Anchorage expands virus testing among homeless population after outbreak at Brother Francis Shelter

We're making this important information about the pandemic available without a subscription as a public service. But we depend on reader support to do this work. Please consider joining others in supporting independent journalism in Alaska for just $3.23 a week.

The city is expanding its coronavirus testing at homeless shelters across Anchorage amid an acute outbreak at Brother Francis Shelter involving dozens of people.

The municipality also expects to start testing at homeless camps soon and double down on efforts to house as many people as possible in hotel rooms or alternative sites, city manager Bill Falsey said Friday.

Medical contractors for the city have conducted 178 tests at Brother Francis Shelter since Aug. 18 and 61 have come back positive. More test results from Brother Francis and other shelters are pending.

“The story is still moving and potentially may not be over,” Falsey said.

Two more cases at the Sullivan Arena mass shelter were confirmed Friday at the Sullivan Arena mass shelter, out of a total of 139 tests taken earlier in the week, said Lisa Sauder, executive director of Bean’s Cafe, which operates the shelter. So far, seven clients and one staff member at Sullivan Arena have tested positive after multiple rounds of testing that began on July 31, said Cathleen McLaughlin, operations director.

[Outbreak at Anchorage’s Brother Francis Shelter grows to more than 60 cases]

The city will test clients once a week at all shelters going forward until the outbreak is contained. At Brother Francis, testing is happening three times a week.

The situation at Brother Francis is the “scenario that worried us from the beginning,” Falsey said.

In congregate settings like homeless shelters or nursing homes, the virus can spread rapidly. Homeless residents and the elderly are particularly vulnerable because they tend to have underlying health conditions. At Brother Francis, only elderly, frail, or medically compromised people are currently served. With a maximum capacity of 114, the shelter is no longer accepting new clients, Falsey said.

There are no plans to shut it down, he said.

Sauder and McLaughlin, with Bean’s Cafe, said they are being hyper-vigilant about testing and safety protocols at Sullivan Arena. They are encouraging clients to embrace testing so that everyone at the shelter can stay healthy.

“We say, ’You’re doing your part in keeping this place safe. It’s a group effort,’ ” McLaughlin said.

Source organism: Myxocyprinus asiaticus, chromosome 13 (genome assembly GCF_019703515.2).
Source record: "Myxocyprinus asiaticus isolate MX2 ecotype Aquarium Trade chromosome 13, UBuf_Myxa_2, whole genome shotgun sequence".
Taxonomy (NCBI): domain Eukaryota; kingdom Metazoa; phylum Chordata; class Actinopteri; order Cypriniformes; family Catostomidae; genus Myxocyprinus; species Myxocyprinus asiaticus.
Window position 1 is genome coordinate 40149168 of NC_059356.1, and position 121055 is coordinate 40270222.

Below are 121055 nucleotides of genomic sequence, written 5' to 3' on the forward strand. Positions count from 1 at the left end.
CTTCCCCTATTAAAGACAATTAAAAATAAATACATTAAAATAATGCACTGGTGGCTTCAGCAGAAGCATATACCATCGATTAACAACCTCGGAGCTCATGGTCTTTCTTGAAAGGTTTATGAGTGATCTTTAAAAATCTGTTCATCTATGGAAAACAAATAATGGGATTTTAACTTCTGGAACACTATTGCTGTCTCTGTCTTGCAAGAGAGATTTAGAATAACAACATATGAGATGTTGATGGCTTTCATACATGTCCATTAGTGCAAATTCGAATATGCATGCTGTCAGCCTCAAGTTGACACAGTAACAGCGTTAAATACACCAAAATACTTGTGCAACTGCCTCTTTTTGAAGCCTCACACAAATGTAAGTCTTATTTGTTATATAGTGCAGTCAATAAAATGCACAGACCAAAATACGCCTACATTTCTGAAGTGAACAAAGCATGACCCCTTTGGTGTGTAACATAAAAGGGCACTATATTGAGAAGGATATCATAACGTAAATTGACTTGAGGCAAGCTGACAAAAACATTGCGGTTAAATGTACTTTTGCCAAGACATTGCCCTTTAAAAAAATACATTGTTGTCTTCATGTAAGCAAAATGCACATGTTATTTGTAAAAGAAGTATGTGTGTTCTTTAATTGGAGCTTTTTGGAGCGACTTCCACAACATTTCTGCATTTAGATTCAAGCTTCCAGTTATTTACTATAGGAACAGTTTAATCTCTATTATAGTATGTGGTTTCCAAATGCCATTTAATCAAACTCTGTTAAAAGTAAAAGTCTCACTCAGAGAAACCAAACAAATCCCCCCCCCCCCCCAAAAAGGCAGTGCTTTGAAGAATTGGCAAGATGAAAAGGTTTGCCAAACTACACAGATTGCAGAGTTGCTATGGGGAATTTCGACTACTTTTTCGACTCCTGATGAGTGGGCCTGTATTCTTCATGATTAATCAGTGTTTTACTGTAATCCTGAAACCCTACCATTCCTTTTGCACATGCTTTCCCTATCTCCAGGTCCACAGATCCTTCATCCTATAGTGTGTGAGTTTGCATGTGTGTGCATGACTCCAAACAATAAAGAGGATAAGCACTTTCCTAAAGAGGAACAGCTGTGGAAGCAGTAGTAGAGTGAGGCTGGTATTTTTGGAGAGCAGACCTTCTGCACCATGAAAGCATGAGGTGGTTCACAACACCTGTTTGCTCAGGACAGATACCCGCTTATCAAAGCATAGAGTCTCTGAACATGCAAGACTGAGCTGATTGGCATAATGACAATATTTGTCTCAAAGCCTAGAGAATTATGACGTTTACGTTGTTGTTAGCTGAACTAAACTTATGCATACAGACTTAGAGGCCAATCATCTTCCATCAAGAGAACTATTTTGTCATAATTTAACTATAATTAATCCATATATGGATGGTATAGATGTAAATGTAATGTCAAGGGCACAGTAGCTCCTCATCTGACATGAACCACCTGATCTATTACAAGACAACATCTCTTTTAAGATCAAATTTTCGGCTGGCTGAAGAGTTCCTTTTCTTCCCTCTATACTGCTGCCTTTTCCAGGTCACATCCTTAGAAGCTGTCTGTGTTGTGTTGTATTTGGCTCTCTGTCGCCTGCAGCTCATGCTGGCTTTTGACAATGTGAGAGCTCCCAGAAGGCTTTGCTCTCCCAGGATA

The city is considering taking COVID-19 testing to people living in homeless camps, he said. That hasn’t begun yet but is “on the radar.”

Despite the outbreak and the city’s concern that it could spread within and beyond the shelter system, there is no cause for alarm among the general population, Falsey said.

“We don’t believe it is an imminent public health risk to the community at large,” he said.

Anchorage health officials did not immediately alert the public about the Brother Francis Shelter outbreak because it originally involved only 18 cases and contract tracers felt they had the capacity to handle the situation, Falsey said. Once the outbreak grew to over 60 people, the city issued an alert to the public saying the shelter was added to a list of confirmed COVID-19 exposure locations.

“We still have the bandwidth to contact 61, but the lived experience is we are having imperfect success in actually connecting with all of the positive cases in a timely manner. And so, in order to best protect the public health, we did add it to the exposure location (list) because the contact system is not working as perfectly as we would like,” he said.

On Friday, Janet Johnston, epidemiologist with the Anchorage Health Department, said there were 235 new cases reported citywide in the last week, down slightly from the prior week’s 303 new cases.

The city’s case rate per 100,000 people over a two-week period continued to decrease, down to 12.8 per 100,000 last week. That number still puts the city in the state’s highest alert level for COVID-19 spread. In order to get into an intermediate level, that rate would need to dip to 10 and down further to five for the low alert level.

Being in a high alert level means there is “widespread community transmission with many undetected cases and frequent discrete outbreaks,” according to the state’s health department.

[Anchorage’s bars and restaurants can open to indoor dining Monday at half capacity, with other restrictions]

It’s likely Anchorage is doing enough testing, as the average positivity rate for a weeklong stretch of time has hovered around 2%, though it went up slightly in the last week, Johnston said.

Although the number of cases each day has slowly dropped, hospitalizations for COVID-19 stayed steady and there have been outbreaks among vulnerable people — which could mean a higher percentage of people hospitalized going forward, she said.

Researchers from the University of Alaska Anchorage now forecast that the city will not run out of intensive care unit beds, a turnaround from late July when projections showed the city had only a number of weeks before possibly overwhelming its ICUs, Johnston said.

[Because of a high volume of comments requiring moderation, we are temporarily disabling comments on many of our articles so editors can focus on the coronavirus crisis and other coverage. We invite you to write a letter to the editor or reach out directly if you’d like to communicate with us about a particular article. Thanks.]